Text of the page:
How to Install Laminate Flooring

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Introduction: How to Install Laminate Flooring

Do you have some ugly carpeting or dated linoleum flooring? Now's the time to update and the effort will really pay off. You will likely need an entire weekend to do this........................the project goes a lot faster if you have some help............. The tools and supplies you will need for this are of course the flooring (try to but the middle price range flooring as it is easier to install), a box-cutter knife, hammer and block of wood, a drill with screw bits (of course some screws 2" work well) , some underlay material, and the most important item I swear I would never do another floor without is a laminate cutter, we rented ours for $30 from Windsor Plywood and it saved a bunch of time and did not create dust. Also a jigsaw is helpful if you have curved cuts to be made and some wood glue. Total cost was approximately $500...

Step 1: First Step..............remove the Carpeting

I do not have a picture of the carpet being removed, but I have a few shots of the pink carpeting that was there before...............Not a pretty sight. I found it easier to cut the carpet into pieces and roll them up before disposal, the garbage-men had no trouble taking care of that for me. Another thing I might remind you of is to screw the floor in where there were some squeaks, I had the neighbour-kid walk around with a felt marker and put happy faces on the squeaky spots. Just be sure to hit the joists unlike my first attempt...Also don't forget to take off the baseboards and label them and put aside for later.

Step 2: Lay Out the Foam Underlay

Cut and lay out foam underlay, usually found where the laminate flooring is purchased. Thisstuff is cheap like 10 cents a foot and really helps to smooth out the floor. An exacto-knife works well for this...

Step 3: Starting at One End of the Room Begin Laying the Laminate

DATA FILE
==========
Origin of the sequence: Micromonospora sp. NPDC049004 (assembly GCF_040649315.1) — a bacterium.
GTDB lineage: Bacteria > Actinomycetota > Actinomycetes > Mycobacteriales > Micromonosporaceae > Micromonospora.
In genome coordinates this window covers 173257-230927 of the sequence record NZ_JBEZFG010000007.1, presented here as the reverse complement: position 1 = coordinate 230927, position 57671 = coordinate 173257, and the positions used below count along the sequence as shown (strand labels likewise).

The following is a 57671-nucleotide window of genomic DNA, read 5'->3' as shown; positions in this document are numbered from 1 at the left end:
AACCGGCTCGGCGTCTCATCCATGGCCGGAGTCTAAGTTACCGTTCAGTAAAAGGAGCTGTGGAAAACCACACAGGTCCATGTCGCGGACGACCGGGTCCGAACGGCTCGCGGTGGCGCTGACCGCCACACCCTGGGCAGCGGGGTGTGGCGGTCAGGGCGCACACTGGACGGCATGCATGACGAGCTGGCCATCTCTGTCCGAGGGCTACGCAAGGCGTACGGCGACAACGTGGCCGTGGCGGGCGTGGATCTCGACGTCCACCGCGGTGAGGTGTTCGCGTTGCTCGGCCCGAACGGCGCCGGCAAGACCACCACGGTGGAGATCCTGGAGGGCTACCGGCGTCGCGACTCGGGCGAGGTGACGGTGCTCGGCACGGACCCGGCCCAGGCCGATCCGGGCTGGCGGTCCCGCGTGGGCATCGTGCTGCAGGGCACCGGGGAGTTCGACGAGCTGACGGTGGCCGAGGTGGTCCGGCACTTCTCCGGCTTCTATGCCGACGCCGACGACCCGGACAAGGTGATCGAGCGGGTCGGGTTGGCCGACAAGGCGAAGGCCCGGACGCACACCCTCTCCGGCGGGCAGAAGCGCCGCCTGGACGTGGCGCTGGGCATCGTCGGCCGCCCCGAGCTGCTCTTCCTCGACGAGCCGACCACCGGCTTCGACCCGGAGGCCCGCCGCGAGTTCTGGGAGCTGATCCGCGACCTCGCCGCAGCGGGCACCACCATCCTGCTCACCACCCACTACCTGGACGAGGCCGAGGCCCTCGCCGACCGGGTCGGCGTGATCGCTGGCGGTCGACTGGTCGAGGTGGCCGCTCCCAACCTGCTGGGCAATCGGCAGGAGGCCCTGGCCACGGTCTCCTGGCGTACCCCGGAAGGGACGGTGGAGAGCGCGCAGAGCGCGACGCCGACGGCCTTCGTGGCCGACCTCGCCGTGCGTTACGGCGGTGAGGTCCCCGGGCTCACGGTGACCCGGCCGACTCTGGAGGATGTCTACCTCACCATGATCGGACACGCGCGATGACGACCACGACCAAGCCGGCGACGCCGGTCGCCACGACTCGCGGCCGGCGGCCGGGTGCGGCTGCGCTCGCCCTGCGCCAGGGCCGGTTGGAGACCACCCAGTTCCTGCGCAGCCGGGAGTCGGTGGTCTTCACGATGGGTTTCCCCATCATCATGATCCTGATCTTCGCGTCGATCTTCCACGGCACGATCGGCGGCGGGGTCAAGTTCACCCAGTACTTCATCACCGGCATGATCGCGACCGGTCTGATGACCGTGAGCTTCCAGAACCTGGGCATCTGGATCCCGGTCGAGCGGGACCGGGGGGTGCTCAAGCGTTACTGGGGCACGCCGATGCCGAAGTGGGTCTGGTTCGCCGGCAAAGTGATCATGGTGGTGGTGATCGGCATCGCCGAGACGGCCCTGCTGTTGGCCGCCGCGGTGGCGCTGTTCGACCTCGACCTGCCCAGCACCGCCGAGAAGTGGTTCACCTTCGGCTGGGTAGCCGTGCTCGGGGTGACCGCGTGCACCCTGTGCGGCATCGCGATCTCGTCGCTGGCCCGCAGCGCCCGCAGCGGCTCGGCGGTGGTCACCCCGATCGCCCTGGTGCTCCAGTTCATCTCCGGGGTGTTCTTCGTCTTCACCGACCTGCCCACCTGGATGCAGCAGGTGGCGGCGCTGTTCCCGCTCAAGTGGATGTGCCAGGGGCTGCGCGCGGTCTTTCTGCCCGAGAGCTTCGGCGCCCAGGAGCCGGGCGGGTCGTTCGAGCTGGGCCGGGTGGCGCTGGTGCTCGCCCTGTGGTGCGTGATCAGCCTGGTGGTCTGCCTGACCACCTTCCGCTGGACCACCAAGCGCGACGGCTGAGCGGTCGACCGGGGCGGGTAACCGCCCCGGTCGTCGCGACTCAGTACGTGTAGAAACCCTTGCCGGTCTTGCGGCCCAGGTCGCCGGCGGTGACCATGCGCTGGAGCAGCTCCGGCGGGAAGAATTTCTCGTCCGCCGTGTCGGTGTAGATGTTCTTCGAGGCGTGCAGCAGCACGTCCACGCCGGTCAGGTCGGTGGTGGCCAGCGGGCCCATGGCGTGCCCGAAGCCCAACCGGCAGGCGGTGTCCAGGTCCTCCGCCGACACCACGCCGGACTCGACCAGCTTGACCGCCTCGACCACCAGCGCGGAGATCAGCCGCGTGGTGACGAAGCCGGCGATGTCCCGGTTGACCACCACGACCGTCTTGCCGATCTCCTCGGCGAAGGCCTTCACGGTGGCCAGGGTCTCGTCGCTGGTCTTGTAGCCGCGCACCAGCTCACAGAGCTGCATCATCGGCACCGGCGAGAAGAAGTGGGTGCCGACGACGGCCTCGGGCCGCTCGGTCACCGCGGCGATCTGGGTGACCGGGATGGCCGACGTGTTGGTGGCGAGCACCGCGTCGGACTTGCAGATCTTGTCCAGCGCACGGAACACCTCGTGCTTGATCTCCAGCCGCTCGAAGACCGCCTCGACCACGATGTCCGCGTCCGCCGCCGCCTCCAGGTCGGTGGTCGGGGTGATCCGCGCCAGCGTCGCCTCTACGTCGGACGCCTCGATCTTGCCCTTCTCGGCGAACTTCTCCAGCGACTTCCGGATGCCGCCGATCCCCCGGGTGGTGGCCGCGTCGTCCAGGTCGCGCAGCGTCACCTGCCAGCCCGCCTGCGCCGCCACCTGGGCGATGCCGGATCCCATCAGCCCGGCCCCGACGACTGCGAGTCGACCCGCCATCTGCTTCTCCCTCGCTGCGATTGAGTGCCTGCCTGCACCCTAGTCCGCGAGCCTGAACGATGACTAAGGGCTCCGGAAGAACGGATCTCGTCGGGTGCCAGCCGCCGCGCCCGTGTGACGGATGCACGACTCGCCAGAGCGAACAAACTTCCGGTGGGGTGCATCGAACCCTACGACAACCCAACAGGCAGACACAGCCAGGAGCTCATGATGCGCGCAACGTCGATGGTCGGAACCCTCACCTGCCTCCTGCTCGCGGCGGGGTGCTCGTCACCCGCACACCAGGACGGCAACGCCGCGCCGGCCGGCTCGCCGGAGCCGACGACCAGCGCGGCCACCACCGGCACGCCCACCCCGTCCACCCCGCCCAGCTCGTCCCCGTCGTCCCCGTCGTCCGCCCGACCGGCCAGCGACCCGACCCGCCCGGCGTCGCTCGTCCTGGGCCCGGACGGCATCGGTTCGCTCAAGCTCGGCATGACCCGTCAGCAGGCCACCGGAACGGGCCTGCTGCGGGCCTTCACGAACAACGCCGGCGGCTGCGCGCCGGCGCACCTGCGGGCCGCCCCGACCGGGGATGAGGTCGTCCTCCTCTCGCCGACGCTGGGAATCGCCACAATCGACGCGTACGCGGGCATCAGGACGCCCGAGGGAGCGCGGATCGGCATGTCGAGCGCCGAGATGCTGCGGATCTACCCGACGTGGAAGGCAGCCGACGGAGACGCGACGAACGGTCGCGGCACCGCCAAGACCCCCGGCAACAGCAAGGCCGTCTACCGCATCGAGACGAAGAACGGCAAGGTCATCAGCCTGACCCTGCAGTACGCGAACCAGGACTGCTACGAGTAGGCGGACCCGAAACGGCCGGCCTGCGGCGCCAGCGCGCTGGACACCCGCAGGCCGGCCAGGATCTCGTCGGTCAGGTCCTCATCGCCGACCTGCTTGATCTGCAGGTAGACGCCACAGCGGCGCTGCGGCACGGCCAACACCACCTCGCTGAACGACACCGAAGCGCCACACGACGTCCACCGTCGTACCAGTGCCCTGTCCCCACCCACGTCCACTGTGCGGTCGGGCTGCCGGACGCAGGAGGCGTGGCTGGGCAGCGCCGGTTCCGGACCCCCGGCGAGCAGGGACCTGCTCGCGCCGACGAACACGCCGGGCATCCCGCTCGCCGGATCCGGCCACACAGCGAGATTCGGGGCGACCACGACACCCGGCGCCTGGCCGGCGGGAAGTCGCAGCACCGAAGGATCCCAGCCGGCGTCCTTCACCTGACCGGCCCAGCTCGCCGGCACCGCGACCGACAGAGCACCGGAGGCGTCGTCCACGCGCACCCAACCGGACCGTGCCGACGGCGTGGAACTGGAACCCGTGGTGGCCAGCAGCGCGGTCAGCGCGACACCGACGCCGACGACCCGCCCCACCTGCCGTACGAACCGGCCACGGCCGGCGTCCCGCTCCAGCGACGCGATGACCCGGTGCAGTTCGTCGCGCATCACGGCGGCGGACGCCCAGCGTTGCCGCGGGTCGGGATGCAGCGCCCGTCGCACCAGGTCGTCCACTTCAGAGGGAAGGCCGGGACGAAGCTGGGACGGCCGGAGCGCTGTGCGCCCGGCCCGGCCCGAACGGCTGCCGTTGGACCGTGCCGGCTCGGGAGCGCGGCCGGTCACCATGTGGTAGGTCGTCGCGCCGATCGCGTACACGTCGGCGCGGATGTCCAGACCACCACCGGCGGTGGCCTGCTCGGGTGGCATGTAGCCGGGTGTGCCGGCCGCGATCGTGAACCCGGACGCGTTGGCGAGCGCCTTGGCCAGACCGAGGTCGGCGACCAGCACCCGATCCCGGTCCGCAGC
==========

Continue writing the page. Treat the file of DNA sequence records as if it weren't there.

We glued the first row (to each other at the long edges) and placed the full boxes of laminate on them to keep them secure. Subsequent rows were staggered so that the result looked nice. To ensure a snug (but not too snug) allow a bit of room for expansion, we used a hammer and a block of wood to firm up the rows so that they were a tight fit. Again if you bought the cheap flooring you will have a bugger of a time as you have to assemble an entire row and then angle the entire row into the previous entire row. Spend a few bucks more and you can install this flooring piece by piece. I've done it both ways trust me the latter is a lot easier.

Step 4: Laminate Cutter

As a told you earlier this tool is worth the rental cost. Not only can it speed up the cutting of the laminate, but it is very exact you can nip off a quarter of an inch easily to get the perfect fit. The other benefit is that the cutter does not kick up dust like a conventional saw would. Unless you have curved edges (like I did around the fireplace) this tool will do it all, otherwise you will need a jigsaw to cut curves.

Step 5: Important Note-Stagger the Cuts

Unless you want the planks to start and stop at the same place on each row (which is not as aesthetically pleasing) you should stagger the cuts so that each alternate row has a seam at roughly the same place.

Step 6: Once Finished Nail in the Baseboards and Enjoy Your Handiwork

Here my two helpers are taking a well-deserved break...

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We can follow below mention tips when installing the laminated flooring

• The beginning wall of the flooring should be more visible than your ending wall.

• Remove any previous carpeting or wood flooring glued to a concrete floor. (Wood flooring NOT glued to a concrete floor can remain.)